51   Why came not the slave back to me when I called
 52   him?

roundest bluntest
 53   Sir, he answered me in the roundest manner, he
 54   would not.

 55   He would not!

 56   My lord, I know not what the matter is; but, to my
 57   judgment, your highness is not entertained with that
wont accustomed to
 58   ceremonious affection as you were wont; there's a
kindness natural respect
 59   great abatement of kindness appears as well in the
dependants servants
 60   general dependants as in the duke himself also and
 61   your daughter.

 62   Ha! sayest thou so?

 63   I beseech you, pardon me, my lord, if I be mistaken;
 64   for my duty cannot be silent when I think your
 65   highness wronged.

rememberest remind | conception perception | faint indolent
 66   Thou but rememberest me of mine own conception: I
 67   have perceived a most faint neglect of late; which I
jealous curiosity i.e., suspicious inquisitiveness | very pretense deliberate intention
 68   have rather blamed as mine own jealous curiosity
 69   than as a very pretense and purpose of unkindness:
 70   I will look further into't. But where's my fool? I
 71   have not seen him this two days.

young lady's Cordelia
 72   Since my young lady's going into France, sir, the
 73   fool hath much pined away.

 74   No more of that; I have noted it well. Go you, and
 75   tell my daughter I would speak with her.
           [Exit an Attendant.]
 76   Go you, call hither my fool.
           [Exit another Attendant.]

           Enter Steward [OSWALD].

 77   O, you sir, you, come you hither, sir: who
 78   am I, sir?

 79   My lady's father.

 80   'My lady's father'! my lord's knave: you
 81   whoreson dog! you slave! you cur!

 82   I am none of these, my lord; I beseech your
 83   pardon.

 84   Do you bandy looks with me, you rascal?
           [Striking him.]

 85   I'll not be struck, my lord.

football i.e., mob football
 86   Nor tripped neither, you base football player.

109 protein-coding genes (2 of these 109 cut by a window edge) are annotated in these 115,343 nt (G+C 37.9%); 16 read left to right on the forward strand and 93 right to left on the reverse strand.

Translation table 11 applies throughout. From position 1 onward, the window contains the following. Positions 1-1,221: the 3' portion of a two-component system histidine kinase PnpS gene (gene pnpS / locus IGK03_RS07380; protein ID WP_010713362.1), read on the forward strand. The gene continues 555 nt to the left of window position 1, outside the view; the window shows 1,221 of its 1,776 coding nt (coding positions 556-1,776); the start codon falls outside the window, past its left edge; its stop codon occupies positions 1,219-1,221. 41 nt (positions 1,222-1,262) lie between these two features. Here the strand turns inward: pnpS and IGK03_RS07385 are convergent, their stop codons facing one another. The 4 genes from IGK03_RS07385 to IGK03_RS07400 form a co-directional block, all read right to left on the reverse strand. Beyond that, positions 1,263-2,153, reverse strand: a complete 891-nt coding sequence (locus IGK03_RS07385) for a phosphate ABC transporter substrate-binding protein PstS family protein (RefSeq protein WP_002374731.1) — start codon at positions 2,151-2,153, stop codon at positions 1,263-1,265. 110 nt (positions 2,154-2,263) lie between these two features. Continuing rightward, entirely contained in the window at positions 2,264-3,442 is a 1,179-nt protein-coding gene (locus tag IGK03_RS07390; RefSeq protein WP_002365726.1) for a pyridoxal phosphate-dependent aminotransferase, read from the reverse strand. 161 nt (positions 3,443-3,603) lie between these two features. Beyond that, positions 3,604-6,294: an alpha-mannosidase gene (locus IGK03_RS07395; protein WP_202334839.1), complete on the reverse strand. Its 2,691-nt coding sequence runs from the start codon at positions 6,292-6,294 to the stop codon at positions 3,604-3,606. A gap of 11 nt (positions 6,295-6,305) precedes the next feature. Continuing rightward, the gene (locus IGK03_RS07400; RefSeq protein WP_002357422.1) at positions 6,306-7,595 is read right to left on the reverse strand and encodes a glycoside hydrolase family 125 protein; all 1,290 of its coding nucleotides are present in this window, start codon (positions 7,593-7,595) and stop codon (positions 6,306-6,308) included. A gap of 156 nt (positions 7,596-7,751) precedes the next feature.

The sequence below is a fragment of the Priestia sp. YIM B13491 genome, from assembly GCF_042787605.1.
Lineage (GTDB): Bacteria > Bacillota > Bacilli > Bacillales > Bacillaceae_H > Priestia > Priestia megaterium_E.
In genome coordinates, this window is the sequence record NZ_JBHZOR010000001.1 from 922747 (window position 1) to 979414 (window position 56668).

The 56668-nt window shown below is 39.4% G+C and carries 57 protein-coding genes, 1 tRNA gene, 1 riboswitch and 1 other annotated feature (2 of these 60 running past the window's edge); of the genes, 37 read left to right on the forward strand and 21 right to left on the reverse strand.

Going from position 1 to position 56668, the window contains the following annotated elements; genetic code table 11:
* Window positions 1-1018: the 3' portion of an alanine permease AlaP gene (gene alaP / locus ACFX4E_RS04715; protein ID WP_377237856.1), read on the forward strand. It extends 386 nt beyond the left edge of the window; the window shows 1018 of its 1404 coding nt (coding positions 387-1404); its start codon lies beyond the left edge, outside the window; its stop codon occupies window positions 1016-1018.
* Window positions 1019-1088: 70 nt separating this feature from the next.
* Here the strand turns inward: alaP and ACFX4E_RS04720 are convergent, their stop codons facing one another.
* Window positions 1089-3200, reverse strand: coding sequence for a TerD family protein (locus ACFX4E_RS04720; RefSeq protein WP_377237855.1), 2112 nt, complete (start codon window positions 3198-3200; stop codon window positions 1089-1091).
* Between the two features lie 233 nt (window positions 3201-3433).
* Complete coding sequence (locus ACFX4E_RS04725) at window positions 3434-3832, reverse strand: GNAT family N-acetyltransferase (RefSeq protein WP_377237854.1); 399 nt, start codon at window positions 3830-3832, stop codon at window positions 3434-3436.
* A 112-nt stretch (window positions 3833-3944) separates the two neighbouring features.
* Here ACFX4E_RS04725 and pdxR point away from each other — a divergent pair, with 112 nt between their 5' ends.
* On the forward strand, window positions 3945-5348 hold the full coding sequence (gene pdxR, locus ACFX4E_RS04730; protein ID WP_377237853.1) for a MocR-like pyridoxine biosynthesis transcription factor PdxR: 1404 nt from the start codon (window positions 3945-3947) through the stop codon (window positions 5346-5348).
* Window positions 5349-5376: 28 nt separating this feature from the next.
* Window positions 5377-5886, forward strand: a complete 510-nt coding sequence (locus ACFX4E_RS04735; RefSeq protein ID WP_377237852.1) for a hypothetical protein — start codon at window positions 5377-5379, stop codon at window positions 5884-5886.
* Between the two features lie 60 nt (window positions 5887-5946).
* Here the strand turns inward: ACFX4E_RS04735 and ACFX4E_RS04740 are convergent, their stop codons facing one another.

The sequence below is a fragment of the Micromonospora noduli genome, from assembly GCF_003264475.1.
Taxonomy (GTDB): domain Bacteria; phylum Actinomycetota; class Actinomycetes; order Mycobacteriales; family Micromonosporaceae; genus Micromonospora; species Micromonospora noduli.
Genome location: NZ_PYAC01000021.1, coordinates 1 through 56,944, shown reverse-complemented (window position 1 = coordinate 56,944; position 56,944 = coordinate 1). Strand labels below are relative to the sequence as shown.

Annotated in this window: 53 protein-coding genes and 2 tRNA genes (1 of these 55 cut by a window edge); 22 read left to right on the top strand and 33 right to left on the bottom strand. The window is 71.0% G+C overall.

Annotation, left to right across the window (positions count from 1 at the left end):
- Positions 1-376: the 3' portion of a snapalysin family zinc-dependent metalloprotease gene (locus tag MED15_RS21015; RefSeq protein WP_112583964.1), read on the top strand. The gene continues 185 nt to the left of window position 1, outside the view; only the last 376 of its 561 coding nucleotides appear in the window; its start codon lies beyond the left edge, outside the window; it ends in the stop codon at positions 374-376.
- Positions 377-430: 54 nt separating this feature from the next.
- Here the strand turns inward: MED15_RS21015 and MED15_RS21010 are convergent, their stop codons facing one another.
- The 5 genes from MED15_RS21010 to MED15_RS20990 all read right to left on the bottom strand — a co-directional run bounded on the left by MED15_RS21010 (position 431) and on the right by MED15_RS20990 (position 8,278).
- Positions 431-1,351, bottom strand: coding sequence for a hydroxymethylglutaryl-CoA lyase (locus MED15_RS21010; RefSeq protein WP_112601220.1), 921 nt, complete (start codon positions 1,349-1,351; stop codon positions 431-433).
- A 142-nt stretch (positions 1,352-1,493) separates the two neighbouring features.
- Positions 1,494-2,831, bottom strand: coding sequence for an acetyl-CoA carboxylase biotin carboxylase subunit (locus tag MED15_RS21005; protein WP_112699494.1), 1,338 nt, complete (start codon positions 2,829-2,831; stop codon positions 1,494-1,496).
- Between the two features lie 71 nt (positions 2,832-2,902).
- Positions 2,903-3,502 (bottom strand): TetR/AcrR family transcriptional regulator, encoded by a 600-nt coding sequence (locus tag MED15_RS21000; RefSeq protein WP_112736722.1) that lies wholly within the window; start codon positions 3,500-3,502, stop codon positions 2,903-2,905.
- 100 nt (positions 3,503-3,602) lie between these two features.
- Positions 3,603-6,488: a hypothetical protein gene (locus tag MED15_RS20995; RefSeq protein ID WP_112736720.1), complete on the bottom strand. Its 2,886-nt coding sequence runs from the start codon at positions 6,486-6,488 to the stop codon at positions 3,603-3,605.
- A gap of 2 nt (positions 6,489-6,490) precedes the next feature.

[Tripping up his heels.]

 87   I thank thee, fellow; thou servest me, and I'll
 88   love thee.

differences distinctions of rank | measure your lubber's length again i.e., have your loutish body again lying on the ground
 89   Come sir, arise, away! I'll teach you differences.
 90   Away, away! if you will measure your lubber's
 91   length again, tarry; but away! Go to; have you
 92   wisdom? so.
           [Pushes OSWALD out.]

 93   Now, my friendly knave, I thank thee; there's
earnest of down payment on
 94   earnest of thy service.
           [Giving KENT money.]

           Enter Fool.

 95   Let me hire him too: here's my coxcomb.
           [Offering KENT his cap.]

 96   How now, my pretty knave! how dost thou?

 97   Sirrah, you were best take my coxcomb.

 98   Why, fool?

 99   Why, for taking one's part that's out of favour.
an if | smile as the wind sits i.e., suck up to whoever has power | catch cold i.e., find yourself out in the cold
100   Nay, an thou canst not smile as the wind sits,
101   thou'lt catch cold shortly: there, take my coxcomb.
102   Why, this fellow has banished two on's daughters,
103   and did the third a blessing against his will; if thou
104   follow him, thou must needs wear my coxcomb.
nuncle mine uncle —This was a common form of address from a Fool to his lord. Of course, no other person could address a king as "nuncle," or refer to him as a "fellow," as the Fool did a minute before.